8 Money-Smart Ways to Spend Your Tax Refund
Since this year's tax deadline was pushed back to July 15, many people just recently filed their tax return. That means there are a lot of tax refunds yet to be cashed and spent.
The average federal tax refund so far this year is $2,762 – about the same as the average for 2019. But what a difference a year makes. Instead of using the money for a summer vacation, many people who have lost their jobs because of the coronavirus pandemic will need to use their refunds to pay the mortgage or buy groceries.
If you're fortunate enough to have the essentials covered, you may be tempted to treat yourself to takeout from your favorite restaurant or a nice bottle of wine. Fine. But once you've scratched that itch, consider these ways to put the rest of your tax refund to work for you.
Shore Up (or Start) Your Emergency Fund
Even if you're working now, there's no guarantee that your hours won't be cut, your salary reduced, or your job eliminated. That means it's more important than ever to have money set aside for emergencies. That way, you won't have to run up credit card debts or raid your retirement savings to pay the bills until you get back on your feet.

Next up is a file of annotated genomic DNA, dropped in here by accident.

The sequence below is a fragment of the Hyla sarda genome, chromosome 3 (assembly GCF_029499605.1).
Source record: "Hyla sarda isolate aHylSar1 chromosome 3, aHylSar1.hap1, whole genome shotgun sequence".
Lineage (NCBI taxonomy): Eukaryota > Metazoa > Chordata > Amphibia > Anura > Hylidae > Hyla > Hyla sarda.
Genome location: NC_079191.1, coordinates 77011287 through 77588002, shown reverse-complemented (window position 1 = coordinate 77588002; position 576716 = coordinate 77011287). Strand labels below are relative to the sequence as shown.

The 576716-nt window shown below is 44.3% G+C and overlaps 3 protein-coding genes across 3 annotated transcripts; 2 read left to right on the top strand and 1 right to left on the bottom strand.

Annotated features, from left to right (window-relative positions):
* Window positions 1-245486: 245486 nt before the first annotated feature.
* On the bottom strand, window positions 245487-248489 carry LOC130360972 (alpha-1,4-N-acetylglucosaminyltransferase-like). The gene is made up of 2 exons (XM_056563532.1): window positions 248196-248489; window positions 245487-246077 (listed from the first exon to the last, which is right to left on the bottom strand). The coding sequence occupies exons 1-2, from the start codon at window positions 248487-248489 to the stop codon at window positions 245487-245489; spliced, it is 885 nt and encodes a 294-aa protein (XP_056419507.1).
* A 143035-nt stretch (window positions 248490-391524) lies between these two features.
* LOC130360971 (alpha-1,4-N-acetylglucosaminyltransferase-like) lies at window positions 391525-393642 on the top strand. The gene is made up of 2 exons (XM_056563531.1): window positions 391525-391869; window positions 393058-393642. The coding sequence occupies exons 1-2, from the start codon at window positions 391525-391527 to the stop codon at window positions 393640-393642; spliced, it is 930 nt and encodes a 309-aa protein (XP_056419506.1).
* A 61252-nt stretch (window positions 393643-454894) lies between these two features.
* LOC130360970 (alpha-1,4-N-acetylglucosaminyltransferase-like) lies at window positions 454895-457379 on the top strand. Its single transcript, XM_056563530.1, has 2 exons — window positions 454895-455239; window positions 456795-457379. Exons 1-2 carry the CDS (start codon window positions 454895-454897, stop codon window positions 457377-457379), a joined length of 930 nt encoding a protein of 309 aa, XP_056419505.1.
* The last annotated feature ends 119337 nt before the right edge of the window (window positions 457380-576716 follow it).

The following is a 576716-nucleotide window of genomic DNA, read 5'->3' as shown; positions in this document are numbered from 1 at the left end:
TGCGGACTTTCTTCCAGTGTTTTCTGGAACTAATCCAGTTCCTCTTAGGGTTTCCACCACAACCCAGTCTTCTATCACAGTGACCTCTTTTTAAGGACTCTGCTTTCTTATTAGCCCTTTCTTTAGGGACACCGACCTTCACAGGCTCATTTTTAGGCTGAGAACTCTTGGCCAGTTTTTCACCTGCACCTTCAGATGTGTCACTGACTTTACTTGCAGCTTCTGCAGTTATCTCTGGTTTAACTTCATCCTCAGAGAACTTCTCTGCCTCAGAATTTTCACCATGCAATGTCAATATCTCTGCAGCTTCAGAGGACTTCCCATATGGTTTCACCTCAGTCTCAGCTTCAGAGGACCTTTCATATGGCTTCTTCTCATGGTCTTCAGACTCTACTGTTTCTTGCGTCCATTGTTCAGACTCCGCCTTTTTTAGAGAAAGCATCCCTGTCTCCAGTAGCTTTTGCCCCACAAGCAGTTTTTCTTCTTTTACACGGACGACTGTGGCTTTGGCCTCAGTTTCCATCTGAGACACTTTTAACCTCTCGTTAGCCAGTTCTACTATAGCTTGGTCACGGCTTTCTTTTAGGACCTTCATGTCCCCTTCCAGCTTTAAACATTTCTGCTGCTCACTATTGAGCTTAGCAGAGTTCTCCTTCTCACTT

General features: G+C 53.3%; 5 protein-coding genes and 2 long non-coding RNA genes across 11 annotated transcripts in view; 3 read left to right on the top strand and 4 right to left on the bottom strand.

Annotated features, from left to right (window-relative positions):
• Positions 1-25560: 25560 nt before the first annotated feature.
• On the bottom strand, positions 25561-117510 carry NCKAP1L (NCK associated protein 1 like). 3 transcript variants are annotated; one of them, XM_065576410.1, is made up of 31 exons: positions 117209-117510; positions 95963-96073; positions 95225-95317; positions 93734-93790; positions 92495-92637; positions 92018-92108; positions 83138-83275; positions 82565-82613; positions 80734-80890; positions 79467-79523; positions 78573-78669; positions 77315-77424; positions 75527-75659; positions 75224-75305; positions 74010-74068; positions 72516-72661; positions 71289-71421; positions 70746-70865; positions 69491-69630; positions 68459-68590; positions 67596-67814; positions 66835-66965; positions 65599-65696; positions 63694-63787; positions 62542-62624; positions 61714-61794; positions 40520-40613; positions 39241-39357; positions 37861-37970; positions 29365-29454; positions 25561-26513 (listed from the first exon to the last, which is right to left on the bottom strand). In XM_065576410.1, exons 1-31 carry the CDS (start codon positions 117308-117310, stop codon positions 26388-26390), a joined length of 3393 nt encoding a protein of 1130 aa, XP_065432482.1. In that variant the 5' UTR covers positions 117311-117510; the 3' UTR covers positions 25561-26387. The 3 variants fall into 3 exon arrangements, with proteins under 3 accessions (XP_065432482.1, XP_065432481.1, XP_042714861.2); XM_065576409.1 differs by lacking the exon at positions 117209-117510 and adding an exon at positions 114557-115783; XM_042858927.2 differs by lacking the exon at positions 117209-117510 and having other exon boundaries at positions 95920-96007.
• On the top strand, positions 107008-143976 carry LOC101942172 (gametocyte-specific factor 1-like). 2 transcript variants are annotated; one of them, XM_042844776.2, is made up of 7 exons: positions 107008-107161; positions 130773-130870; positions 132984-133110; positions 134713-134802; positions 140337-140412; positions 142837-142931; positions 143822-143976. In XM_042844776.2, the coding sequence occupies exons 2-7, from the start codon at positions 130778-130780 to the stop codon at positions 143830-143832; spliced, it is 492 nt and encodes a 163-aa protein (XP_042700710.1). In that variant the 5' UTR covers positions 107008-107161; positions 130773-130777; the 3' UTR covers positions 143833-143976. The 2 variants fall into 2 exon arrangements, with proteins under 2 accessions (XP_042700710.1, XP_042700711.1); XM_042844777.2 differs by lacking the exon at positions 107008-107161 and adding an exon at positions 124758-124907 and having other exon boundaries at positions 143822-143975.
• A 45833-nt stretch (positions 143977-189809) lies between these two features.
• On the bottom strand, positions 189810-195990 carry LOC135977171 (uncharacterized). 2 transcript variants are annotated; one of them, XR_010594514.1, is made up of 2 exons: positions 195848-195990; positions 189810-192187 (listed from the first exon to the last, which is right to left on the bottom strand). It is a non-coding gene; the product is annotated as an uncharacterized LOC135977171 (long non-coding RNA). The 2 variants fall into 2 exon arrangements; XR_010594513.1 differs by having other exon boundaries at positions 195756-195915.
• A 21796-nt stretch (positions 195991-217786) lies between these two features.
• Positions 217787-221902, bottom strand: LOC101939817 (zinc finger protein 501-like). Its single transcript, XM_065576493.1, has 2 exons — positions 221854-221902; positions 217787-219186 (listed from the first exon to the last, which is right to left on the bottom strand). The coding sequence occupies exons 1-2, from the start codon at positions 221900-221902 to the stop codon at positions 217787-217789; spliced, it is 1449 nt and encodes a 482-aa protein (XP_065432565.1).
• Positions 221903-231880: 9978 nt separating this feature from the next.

Aim for six months of living expenses — more if you're the sole provider for your family. Interest rates are abysmally low right now, but you can eke out higher rates by putting your savings in an online bank account. Look for one with no minimum balance requirement or monthly fees.
Pay Off High-Interest Debt
While interest rates have been falling, most credit cards still charge upwards of 15%. Pay off those unpaid balances and you'll get a return on your investment a successful hedge fund manager would envy. If you're able to pay off the entire balance, you'll also eliminate a monthly expense, which will give you some breathing room if you lose your job.
Save for Retirement